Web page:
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Bioplastic filament made from linseed oil, developed by the architects and manufacturing company Henkel, makes up the sharp black structure. Its three dimensional patterns provide both mesmerizing illusions and structural stability. Plenty of daylight enters the micro home through a large window and front entrance, which is accompanied by a porch and sitting area.

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Related: 3D-printed canal house pops up in Amsterdam, may start new housing trend

The interior has enough room for a bed, which can fold into seating for daytime lounging. There is not enough room for a bathroom, but the outdoor 3D-printed bathtub lets guests soak under the stars. Concrete is poured for a sturdy foundation inside the home and fills a patterned grid outdoors for a walkway. A pathway of pebbles joins the home to the surrounding sidewalk.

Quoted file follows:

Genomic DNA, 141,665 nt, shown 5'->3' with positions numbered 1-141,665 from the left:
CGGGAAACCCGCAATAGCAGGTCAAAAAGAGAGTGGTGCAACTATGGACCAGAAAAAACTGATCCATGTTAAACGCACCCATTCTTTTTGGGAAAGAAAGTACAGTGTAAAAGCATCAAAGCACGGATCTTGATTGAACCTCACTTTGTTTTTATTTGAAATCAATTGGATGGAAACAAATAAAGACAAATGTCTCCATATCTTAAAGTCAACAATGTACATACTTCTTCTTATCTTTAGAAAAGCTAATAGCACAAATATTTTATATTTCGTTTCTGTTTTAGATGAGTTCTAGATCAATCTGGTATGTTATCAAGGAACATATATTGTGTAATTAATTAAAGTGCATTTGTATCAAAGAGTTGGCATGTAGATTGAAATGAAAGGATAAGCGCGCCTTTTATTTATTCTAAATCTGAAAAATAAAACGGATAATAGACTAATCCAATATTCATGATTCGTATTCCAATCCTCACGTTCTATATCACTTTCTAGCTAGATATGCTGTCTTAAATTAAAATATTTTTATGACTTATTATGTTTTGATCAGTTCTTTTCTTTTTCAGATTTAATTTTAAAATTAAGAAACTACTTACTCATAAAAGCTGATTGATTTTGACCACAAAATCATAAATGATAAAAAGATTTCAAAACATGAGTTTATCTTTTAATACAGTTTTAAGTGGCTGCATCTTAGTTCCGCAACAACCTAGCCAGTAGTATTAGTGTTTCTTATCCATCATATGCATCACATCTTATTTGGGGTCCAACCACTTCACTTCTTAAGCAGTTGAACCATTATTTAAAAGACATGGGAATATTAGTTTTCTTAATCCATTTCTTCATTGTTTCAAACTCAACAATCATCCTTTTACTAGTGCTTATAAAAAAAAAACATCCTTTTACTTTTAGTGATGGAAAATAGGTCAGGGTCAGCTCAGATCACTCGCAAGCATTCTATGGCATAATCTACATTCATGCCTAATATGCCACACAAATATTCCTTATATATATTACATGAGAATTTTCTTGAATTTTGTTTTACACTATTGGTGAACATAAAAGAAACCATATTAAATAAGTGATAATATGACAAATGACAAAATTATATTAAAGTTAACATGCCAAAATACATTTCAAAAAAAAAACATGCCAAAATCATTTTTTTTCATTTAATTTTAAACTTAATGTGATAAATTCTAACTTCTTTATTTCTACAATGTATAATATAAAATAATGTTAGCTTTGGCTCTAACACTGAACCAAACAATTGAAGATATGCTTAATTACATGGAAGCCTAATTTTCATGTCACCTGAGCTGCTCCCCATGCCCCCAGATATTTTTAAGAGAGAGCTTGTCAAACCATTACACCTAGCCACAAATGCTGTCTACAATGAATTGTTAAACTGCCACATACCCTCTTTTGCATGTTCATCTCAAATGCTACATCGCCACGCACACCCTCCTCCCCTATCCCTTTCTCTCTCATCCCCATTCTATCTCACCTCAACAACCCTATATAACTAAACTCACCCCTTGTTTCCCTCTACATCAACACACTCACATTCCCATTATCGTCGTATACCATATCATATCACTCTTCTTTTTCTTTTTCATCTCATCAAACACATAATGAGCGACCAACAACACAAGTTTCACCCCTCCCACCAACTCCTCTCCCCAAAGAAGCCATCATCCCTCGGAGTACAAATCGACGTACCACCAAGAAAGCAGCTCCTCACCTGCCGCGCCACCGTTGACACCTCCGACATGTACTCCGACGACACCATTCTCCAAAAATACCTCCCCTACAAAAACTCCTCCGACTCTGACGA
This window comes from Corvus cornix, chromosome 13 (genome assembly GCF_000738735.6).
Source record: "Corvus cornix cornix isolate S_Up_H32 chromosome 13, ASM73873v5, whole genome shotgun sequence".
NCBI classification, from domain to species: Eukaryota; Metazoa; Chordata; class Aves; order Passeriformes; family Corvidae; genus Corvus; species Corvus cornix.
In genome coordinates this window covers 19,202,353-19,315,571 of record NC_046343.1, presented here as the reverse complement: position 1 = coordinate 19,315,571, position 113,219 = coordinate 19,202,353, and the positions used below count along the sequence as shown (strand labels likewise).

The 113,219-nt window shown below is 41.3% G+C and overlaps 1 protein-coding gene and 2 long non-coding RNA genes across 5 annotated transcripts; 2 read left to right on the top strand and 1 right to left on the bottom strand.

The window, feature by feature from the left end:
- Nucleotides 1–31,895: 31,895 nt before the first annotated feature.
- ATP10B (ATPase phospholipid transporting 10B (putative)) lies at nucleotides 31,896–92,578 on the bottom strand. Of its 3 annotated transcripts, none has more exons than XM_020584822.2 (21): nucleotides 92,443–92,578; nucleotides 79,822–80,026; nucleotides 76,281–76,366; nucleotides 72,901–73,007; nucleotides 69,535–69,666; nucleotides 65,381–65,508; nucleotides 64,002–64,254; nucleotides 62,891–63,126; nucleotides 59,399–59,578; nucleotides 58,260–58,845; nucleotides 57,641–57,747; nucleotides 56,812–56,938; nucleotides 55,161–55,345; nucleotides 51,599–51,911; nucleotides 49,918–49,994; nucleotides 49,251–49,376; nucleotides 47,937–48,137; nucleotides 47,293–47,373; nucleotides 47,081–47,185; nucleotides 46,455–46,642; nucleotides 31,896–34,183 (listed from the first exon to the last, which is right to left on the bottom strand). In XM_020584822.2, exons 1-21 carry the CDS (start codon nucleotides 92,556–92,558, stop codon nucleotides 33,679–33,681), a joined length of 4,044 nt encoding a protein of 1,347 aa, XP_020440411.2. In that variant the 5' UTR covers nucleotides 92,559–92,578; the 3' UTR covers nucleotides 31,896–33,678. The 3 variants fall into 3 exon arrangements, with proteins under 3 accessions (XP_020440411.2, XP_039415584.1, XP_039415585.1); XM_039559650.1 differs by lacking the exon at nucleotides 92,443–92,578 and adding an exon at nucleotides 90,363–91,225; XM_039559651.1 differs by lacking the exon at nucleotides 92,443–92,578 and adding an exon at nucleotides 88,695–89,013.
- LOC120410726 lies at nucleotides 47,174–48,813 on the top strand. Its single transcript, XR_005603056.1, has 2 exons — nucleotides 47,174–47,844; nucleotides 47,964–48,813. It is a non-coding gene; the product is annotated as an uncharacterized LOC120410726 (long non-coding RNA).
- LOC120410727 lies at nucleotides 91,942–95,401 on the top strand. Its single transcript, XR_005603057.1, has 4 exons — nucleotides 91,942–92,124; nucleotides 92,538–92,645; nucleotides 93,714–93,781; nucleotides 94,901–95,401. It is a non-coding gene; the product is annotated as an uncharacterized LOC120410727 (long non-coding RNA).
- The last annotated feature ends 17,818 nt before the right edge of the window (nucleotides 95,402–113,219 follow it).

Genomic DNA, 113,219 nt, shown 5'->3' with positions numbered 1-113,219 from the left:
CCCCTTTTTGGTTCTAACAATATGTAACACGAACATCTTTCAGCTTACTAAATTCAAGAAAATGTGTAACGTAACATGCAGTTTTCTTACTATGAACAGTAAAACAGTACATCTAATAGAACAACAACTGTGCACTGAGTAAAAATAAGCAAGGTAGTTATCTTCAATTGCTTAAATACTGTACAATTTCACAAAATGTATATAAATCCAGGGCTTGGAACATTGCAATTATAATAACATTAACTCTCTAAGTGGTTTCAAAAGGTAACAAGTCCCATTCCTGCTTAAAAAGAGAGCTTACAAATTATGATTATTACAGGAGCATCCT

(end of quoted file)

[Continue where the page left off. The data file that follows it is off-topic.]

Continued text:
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The architects hope their designs can lead the way for solutions when disaster strikes. They say, “3D printing techniques can be used particularly well for small temporary dwellings or in disaster areas.” Urban areas constricted by their environment can also benefit from the idea of compact homes. The Urban Cabin is available for short-term rentals by those interested in getting a taste of the micro home life.

+ DUS Architects

Via Dezeen

Images via Ossip van DuivenbodeSophia van den Hoek

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